If I wasn’t in cash-conserving home-rebuild mode I’d possibly snap up this excellent 1860s Neo-classical (Neo-Grec) cabinet. One can never have too many of these space-hogging extravagances. They cost even more than the initial purchase since the top-center raised surface requires one to go out and acquire a suitable vase or bronze to complete the ostentatious display. I love them, though.
The bronze plaque and ormulu mounts were probably executed by P.E. Guerin, mount-maker to the stars at the time (Herts Brothers, Alexander Roux, Pottier & Stymus, Leon Marcotte, Kimbel & Cabus, and Julius Dessoir).
Believe it or not, P. E. Guerin as a company is still in business today making elegant hardware for the home. Some of the mount models are still preserved by P.E. Guerin today and are stamped “P. E. Guerin,” or “P. E. Guerin New York,” or “P.E.G.” It is not unusual for a mount model to have these markings while the mounts themselves do not since these markings can get lost in the casting process. The May 2002 issue of Magazine antiques has a great article on Guerin illustrated with Pottier & Stymus pieces.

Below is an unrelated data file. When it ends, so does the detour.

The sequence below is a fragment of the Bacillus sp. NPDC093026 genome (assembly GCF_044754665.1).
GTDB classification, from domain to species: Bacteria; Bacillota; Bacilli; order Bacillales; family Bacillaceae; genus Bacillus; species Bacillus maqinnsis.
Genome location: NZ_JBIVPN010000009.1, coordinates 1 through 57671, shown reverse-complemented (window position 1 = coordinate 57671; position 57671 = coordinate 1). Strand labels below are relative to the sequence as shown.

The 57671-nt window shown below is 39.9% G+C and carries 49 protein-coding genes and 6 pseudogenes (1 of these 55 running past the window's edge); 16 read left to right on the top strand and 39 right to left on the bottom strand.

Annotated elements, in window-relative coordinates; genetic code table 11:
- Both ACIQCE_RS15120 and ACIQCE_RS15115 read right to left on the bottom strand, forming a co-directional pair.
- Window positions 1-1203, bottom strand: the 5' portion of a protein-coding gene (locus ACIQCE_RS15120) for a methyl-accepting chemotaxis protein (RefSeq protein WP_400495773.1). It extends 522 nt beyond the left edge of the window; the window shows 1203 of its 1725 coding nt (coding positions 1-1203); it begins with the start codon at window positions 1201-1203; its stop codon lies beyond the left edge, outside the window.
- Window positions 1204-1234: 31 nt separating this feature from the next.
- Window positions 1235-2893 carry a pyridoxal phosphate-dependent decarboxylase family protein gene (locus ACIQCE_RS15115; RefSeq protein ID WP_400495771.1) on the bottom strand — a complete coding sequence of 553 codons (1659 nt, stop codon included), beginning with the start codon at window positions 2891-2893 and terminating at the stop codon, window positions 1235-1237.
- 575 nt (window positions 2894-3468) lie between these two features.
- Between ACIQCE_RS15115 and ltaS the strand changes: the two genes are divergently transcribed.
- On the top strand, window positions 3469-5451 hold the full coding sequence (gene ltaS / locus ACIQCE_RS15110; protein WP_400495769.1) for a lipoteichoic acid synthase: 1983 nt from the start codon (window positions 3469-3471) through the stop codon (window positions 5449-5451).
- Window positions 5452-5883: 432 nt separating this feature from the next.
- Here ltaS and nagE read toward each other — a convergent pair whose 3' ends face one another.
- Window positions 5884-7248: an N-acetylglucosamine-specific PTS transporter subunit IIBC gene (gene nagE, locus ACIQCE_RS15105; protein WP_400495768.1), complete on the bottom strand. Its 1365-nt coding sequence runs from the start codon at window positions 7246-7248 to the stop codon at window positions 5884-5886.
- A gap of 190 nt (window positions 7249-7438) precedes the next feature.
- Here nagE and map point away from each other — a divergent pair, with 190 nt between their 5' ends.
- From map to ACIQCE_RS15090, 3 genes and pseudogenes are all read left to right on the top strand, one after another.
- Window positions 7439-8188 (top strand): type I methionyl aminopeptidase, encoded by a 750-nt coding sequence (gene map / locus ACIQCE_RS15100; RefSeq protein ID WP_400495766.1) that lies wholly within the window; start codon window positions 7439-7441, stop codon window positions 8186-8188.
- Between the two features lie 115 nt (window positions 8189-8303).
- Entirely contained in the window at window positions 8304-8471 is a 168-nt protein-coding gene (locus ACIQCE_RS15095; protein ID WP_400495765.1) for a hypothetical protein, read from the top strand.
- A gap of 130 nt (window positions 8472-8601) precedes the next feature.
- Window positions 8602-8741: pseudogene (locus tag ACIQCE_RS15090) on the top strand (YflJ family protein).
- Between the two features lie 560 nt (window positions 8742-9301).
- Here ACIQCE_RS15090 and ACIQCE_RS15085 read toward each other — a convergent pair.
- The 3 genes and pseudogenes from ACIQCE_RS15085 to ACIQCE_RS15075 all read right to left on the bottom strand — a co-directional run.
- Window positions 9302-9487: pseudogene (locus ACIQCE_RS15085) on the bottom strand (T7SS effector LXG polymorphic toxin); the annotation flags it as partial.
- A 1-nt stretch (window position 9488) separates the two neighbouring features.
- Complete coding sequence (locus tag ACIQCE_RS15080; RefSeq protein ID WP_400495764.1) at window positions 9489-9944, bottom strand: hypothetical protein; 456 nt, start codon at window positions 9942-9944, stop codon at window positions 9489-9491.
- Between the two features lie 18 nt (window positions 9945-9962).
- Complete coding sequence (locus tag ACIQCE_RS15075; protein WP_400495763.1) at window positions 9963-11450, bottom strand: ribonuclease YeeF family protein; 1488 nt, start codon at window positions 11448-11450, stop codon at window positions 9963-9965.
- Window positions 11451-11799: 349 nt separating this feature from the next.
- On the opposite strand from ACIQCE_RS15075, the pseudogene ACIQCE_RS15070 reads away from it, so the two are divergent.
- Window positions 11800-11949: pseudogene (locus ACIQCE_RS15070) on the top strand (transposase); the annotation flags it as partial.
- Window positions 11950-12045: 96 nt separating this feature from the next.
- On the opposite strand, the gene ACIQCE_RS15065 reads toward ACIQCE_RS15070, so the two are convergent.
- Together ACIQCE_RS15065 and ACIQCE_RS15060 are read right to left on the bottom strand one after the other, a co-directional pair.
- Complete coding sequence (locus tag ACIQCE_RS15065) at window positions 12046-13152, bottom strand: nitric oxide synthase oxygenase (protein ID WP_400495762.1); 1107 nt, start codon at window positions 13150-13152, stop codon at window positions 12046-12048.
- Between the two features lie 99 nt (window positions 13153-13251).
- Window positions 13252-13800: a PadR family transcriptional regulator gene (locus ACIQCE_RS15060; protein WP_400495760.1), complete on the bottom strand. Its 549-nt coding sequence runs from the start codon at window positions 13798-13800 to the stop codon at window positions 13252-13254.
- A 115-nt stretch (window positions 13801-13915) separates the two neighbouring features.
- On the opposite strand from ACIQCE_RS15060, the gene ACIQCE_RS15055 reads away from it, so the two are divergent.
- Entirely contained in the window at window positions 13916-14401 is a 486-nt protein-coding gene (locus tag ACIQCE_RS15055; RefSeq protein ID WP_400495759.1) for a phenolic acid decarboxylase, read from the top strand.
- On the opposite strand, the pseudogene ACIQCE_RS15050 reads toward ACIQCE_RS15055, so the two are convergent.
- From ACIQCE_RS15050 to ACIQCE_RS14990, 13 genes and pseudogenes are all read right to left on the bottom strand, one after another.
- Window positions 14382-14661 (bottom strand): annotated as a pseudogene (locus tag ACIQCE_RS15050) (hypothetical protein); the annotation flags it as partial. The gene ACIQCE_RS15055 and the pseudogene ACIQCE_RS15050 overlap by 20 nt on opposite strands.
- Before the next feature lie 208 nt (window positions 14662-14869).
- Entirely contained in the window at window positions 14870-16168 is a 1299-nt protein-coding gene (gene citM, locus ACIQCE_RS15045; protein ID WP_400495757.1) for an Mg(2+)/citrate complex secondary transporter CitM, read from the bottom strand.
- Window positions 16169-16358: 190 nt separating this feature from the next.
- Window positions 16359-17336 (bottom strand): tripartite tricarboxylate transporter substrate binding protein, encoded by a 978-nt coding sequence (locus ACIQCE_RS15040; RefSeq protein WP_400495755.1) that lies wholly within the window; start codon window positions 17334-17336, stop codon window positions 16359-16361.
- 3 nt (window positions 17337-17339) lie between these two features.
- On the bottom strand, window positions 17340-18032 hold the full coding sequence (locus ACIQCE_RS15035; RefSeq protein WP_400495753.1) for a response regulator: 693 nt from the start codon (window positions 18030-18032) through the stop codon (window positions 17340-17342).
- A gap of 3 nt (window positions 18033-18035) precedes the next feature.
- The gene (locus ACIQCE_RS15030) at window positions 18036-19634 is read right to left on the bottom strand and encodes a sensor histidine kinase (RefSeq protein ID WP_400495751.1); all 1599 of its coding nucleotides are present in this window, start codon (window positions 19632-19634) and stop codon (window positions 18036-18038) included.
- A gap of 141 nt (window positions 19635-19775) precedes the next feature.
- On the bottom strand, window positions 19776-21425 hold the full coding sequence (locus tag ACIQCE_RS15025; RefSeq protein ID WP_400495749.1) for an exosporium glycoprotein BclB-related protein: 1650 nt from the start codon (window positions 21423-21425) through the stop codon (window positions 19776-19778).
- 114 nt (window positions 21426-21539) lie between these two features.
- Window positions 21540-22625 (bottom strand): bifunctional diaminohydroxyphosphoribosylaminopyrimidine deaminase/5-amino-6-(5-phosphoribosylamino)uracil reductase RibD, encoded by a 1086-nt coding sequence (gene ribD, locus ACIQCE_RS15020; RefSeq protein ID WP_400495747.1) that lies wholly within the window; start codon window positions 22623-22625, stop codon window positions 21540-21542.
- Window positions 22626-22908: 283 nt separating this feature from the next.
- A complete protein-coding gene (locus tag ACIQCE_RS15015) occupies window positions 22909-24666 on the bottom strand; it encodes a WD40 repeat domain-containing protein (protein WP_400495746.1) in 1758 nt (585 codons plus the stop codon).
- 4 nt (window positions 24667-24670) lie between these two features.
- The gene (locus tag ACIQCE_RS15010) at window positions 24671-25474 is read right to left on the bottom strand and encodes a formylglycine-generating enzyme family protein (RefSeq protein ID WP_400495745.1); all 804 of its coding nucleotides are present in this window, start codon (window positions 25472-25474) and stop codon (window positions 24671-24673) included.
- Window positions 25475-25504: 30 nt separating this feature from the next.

I think there are suitable stylistic elements to nail this cabinet’s origin to New York and point to a small list of possible makers including Pottier & Stymus or Herter Brothers. I think many dealers and auction houses would say Herter Brothers due to the door inlay. I think Marcotte’s cabinet designs of the time were way French and he therefore wouldn’t be a candidate for attribution of this cabinet. Alexander Roux is another consideration but he had other design conventions that he employed on his cabinets that I don’t see here.
There are some veneer issues on this cabinets in some places. If anyone were to consider bidding, ask for condition information as it isn’t detailed in the listing, which mistakenly categorizes it as Egyptian Revival. Starting price is $5,500. More at the listing.